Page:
"Shocking level of corruption": Watchdogs question if firm was rewarded for supporting Trump's wall

A company that offered its "services" for the border wall got "quick approval" to mine outside of normal protocol

By Igor Derysh

Senior News Editor

Published June 28, 2020 5:00AM (EDT)

The United States-Mexico border wall is seen in Organ Pipe National Park south of Ajo, Arizona (SANDY HUFFAKER/AFP via Getty Images)
The United States-Mexico border wall is seen in Organ Pipe National Park south of Ajo, Arizona (SANDY HUFFAKER/AFP via Getty Images)

Multiple government watchdog groups have called for an investigation after a Mexican company received rapid approval on a multi-million-dollar mining contract in Colorado shortly after it expressed support for President Donald Trump's border wall.

Days after Trump's election in 2016, Enrique Escalante, the chief executive of Grupo Cementos de Chihuahua (GCC), told Reuters that the company was "ready to lend its services" to build the border wall that the president promised during his campaign.

"For the business we're in, Trump is a candidate that does favor the industry quite a bit," he told the outlet.

The announcement drew headlines around the world as outlets seized on the idea of a Mexican firm helping to build the wall.

The company has seen business boom since Trump's inauguration with some help from the administration.

About a year after the announcement, the company's subsidiary, GCC Energy, received "quick approval" to expand operations in the King II coal mine near Hesperus, Colo., The Durango Herald reported. The company has operated the mine since 2007 and had asked the Bureau of Land Management for a 950-acre expansion.

But the request did not go through the normal process. The expansion was granted by the Interior Department in Washington rather than the Bureau of Land Management (BLM) state office in Denver.

Normally, a mining company which operates on BLM land in Colorado has to go through the Denver office and can then appeal to the Interior Board of Land Appeals, which is part of the Interior Department. But the GCC expansion was instead approved by Katharine MacGregor, then the department's deputy assistant secretary for land and minerals management, which meant the decision could not be appealed.

Watchdog groups cried foul over the move.

"Even by the Trump administration's standards, trading a coal mine for the border wall is a shocking level of corruption," Kyle Herrig, the president of the progressive watchdog group Accountable.US, told Salon. "Our public lands belong to all Americans — not to foreign corporations that pander to the president by pledging allegiance to his divisive and dangerous political agenda."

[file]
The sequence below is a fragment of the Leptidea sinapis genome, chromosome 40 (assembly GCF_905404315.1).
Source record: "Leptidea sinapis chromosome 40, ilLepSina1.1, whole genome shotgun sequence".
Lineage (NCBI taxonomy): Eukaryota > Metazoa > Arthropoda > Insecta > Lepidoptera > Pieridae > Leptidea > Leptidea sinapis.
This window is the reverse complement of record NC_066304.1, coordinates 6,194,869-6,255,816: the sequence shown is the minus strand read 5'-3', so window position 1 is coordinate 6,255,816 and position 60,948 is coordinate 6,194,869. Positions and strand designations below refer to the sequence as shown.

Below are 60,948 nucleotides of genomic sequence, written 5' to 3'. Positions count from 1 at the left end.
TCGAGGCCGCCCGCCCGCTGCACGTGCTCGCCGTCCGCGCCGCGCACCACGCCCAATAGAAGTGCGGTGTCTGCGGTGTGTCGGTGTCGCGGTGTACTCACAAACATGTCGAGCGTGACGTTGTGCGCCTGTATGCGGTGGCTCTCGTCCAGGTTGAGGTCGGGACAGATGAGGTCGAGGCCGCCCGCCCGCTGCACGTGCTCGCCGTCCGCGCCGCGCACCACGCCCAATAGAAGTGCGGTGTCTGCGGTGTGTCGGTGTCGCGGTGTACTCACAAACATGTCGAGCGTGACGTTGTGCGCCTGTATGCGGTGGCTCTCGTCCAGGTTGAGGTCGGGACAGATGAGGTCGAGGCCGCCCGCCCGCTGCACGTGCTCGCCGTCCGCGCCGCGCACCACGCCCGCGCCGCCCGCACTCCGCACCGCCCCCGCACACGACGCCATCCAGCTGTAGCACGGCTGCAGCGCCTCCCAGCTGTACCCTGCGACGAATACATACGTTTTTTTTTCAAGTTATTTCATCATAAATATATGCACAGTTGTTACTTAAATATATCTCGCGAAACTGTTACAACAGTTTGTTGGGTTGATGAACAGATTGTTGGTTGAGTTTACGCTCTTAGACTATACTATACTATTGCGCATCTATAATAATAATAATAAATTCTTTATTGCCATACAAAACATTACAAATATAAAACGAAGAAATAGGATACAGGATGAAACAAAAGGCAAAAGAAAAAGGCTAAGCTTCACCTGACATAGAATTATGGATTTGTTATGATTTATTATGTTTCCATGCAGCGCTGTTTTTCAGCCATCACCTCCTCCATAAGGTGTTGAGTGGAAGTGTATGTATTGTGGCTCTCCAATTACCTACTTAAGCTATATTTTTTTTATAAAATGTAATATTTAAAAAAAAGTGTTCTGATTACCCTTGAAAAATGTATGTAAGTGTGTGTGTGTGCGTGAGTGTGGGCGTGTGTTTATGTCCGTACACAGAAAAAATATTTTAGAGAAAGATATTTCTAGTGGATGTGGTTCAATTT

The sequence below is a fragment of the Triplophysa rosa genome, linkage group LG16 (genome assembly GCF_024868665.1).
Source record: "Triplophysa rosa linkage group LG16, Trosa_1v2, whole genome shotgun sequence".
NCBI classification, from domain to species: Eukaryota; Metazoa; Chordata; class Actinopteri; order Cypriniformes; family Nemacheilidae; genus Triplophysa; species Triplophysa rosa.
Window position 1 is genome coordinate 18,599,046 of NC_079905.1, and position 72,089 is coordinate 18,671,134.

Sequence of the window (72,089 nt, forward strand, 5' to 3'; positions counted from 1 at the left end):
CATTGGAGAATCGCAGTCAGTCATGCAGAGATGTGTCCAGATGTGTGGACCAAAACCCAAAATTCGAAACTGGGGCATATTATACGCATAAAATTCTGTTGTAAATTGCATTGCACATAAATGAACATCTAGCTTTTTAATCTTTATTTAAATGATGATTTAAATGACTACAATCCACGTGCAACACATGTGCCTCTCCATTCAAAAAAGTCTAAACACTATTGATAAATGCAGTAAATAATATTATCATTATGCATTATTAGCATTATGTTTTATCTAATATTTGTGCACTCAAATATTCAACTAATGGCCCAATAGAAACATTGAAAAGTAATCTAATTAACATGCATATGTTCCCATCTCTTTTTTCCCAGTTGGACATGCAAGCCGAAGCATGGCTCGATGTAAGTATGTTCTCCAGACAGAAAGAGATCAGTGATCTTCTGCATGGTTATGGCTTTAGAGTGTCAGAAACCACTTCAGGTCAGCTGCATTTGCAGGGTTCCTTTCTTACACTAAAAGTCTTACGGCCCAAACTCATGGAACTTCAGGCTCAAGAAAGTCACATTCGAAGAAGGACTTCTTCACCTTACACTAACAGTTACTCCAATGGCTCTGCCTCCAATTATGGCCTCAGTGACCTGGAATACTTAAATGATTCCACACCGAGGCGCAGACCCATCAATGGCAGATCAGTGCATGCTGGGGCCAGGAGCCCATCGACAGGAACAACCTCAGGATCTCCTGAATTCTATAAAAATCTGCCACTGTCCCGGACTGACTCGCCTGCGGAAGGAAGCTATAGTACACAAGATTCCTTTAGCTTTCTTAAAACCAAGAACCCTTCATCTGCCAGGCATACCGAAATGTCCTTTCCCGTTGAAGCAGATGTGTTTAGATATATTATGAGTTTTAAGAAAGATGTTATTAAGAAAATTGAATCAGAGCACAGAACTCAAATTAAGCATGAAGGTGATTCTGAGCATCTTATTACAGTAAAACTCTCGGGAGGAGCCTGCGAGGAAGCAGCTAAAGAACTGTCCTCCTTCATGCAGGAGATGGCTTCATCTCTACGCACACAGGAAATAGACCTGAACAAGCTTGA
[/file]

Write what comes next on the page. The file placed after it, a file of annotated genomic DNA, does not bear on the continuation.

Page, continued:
GCC Energy did not immediately respond to a request for comment. The company told The Herald that it would have been forced to shut down if it did not receive approval to expand. Steven Hall, a spokesman for the BLM office in Denver, told the outlet that the decision "reflects the Trump administration's orders to expedite energy development" and "streamline decision-making processes."

The mine had long drawn complaints from residents, who cited "impacts on health, noise, traffic and water safety," according to The Herald. The complaints prompted numerous public comments calling for the BLM to conduct an environmental impact analysis before approving the expansion. BLM later said the analysis was unnecessary, The Herald reported.

A BLM spokesman told Salon that the agency did complete an environmental assessment and found no significant impact.

"The premise of this story is completely ridiculous. The Bureau of Land Management's review of the King II Mine in Colorado followed the BLM's longstanding and lawful protocols, including multiple opportunities for public involvement," the agency said in a statement to Salon. "Further, this is only the first step before mining on this tract can occur – the operator still must obtain additional permits under [Surface Mining Control and Reclamation Act], and the [Assistant Secretary for Lands and Minerals] still must approve a mining plan."

Activists cast doubt upon the agency's argument.

"This is yet another example of the Trump administration tripping over itself to grant favors to the mining industry. It's also symptomatic of President Trump's refusal to nominate a director of the Bureau of Land Management, pushing decisions all the way to Washington rather than letting them be made on the ground in the states that are most affected by them," Aaron Weiss, deputy director of the Center for Western Priorities, a nonpartisan conservation and advocacy group, told Salon.